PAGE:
May 28, 2024
  • 4:43 pm Muleshoe celebrates Class of 2024
  • 4:42 pm ‘Anne with an E’ differs from the Anne you always knew
  • 4:42 pm Gail column: Rumbling aside, presidential candidates will once again take the debate stage
  • 4:41 pm Sinkholes, justice and mercy
  • 4:41 pm Beta Sigma Phi ends year with a road trip

If you’re perusing my column today for some sort of deep spiritual lesson, I warn you up front that I’ll be surprised if you find much. Wisdom and I may not, I’m afraid, sit on the same couch as often as we should anyway, but today… 

For one thing, there’s not much room on the couch. It counts as a somewhat flat surface. If my main goal in life was (were if you prefer the subjunctive) to fill up flat surfaces with all manner of junk and debris, I could hardly be more successful. Worse than any woman’s purse, my computer backpack needs to be dumped out at least once every six months, so it can shed fifteen pounds and give up some secrets—items that I’d thought were long since lost.

Since I was sitting on the other end of the couch when I boiled over and spilled the bag, I am sitting beside an assortment of six different computer cables, twenty varied computer dongles, one portable charging battery, one old iTouch, two external hard drives, one digital audio interface, one or two cool small flashlights, one Olight flashlight flyer (one can never have too many cool flashlights), an iPad, an iPhone, a USB-C hub, an English-style flat cap, several little cloth carrying bags, some Velcro straps, and a caulking gun.

Full disclosure: Several of these items did not come from the computer bag; they just found their way to the couch and were tossed onto the debris pile. The caulking gun is on the couch because it showed up at my door a couple of days ago, as ordered.

This is, by the way, the best caulking gun I’ve personally ever owned or touched. A pox on the cheapies that invariably fail when you’re perched on the ladder or crawling under the house. This, finally, is the real deal that puts the others to shame. It’s a pleasure just to hold it and admire the craftsmanship. All-metal construction, baked on enamel paint, built like a tank but elogant and lithe. Smooth plunger technology with a 12:1 drive ratio (available also in 26:1, I suppose so you can use it for tubes of solid concrete). It costs more than the pathetic attempts at the throwaway caulking guns you’ll find at most hardware stores and is worth every penny. (Albion is the brand.) But enough of that. Down to the garage, ready and waiting for caulking perfection, it will soon go.

My retired municipal judge wife just came through and issued a decree. I paraphrase: “Don’t even think about moving your rear off that couch until you’ve cleaned up the other end of it.” I’m not sure how she expects me to do both of those things at the same time, but it doesn’t seem like I should ask.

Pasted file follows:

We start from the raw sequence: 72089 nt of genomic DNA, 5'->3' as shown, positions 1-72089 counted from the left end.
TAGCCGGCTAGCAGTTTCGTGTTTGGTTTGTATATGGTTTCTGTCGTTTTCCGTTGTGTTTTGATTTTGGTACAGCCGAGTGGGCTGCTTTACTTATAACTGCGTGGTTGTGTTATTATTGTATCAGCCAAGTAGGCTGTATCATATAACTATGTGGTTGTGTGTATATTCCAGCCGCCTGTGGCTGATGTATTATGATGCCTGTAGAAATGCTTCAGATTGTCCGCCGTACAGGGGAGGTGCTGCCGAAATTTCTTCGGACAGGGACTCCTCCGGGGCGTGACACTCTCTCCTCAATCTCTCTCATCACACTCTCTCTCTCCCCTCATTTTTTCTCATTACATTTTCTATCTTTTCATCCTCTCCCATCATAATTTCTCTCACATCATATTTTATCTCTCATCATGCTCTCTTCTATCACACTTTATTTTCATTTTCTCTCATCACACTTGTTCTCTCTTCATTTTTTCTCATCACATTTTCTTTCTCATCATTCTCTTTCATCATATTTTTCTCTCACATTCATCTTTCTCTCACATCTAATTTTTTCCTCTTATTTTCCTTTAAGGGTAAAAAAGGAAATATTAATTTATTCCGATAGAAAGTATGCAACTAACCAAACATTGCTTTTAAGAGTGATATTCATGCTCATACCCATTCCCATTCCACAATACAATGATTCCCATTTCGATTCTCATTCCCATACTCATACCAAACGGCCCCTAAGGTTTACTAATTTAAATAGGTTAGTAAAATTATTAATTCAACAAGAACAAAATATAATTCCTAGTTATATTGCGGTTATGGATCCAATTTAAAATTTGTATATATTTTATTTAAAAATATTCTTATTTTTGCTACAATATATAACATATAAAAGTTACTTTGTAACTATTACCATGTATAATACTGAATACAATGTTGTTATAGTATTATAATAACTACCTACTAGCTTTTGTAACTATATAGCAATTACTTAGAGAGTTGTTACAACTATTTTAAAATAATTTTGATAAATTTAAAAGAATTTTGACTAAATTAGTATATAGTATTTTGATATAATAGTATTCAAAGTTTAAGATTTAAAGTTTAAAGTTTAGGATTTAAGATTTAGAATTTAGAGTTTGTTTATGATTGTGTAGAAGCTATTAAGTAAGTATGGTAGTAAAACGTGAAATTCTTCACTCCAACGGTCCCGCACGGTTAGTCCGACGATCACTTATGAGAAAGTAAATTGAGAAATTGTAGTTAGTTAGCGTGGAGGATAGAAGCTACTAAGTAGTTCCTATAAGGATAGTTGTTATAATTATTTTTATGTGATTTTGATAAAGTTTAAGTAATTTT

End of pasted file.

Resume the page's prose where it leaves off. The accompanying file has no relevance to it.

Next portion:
This is a golden Saturday, a Saturday at home as the good Lord intended for Saturdays. I slept until almost 10:00. I managed to successfully put off doing several things I thought I should maybe try to accomplish (including writing this). Hey, occasionally finding a sweet Saturday to be still enough to accomplish almost nothing at all is a very worthwhile accomplishment, one that seems to be completely out of the reach of many people who accomplish very little by screwing up perfectly good Saturdays as they expend tremendous effort to accomplish never being at home on Saturdays attempting to accomplish finding some rest. The latter would be a worthwhile accomplishment.

I’m hoping that if I stay on the couch long enough, my wife will shift her focus elsewhere, and I can escape to the garage to accomplish some puttering, a worthy goal for a golden Saturday. Or maybe I can turn on a good quirky British detective TV series and distract her into binge-watching it with me.

It’s a golden Saturday, filled with potential lofty goals to be gratefully kicked aside and temporarily but gratefully forgotten so that when they’re picked up again, it’s with some perspective. For most of us, I’m afraid, even our Saturdays are a study in how we can work to make even what we call our “play” utterly exhausting. Our families pay a far heavier price for such than we usually realize or admit. If you’re the one in your family who (unwisely) thinks you can go and go and go and be just fine, at least be wise enough to know that not everyone in your family can. Race too long and a tire will blow. Full speed ahead, Type A types are often surprised by that. They shouldn’t be.

Unexpected but possibly pithy spiritual point: A big part of our God’s Sabbath commandment surely has to do with reminding us that healthy souls need some time to rest and just “be” as we let God spin the world for a while without our help. For sure, we can talk about Sundays and worship, etc. But isn’t it amazing how much trust in God and almost gut-wrenching discipline it takes for most of us just to find a golden Saturday—or any other day—to simply breathe and rest? Maybe it would show at least a little glimmer of wisdom if we were embarrassed to fall so often to the temptation to be so dumb.  

Curtis K. Shelburne

Muleshoe Journal Contributor

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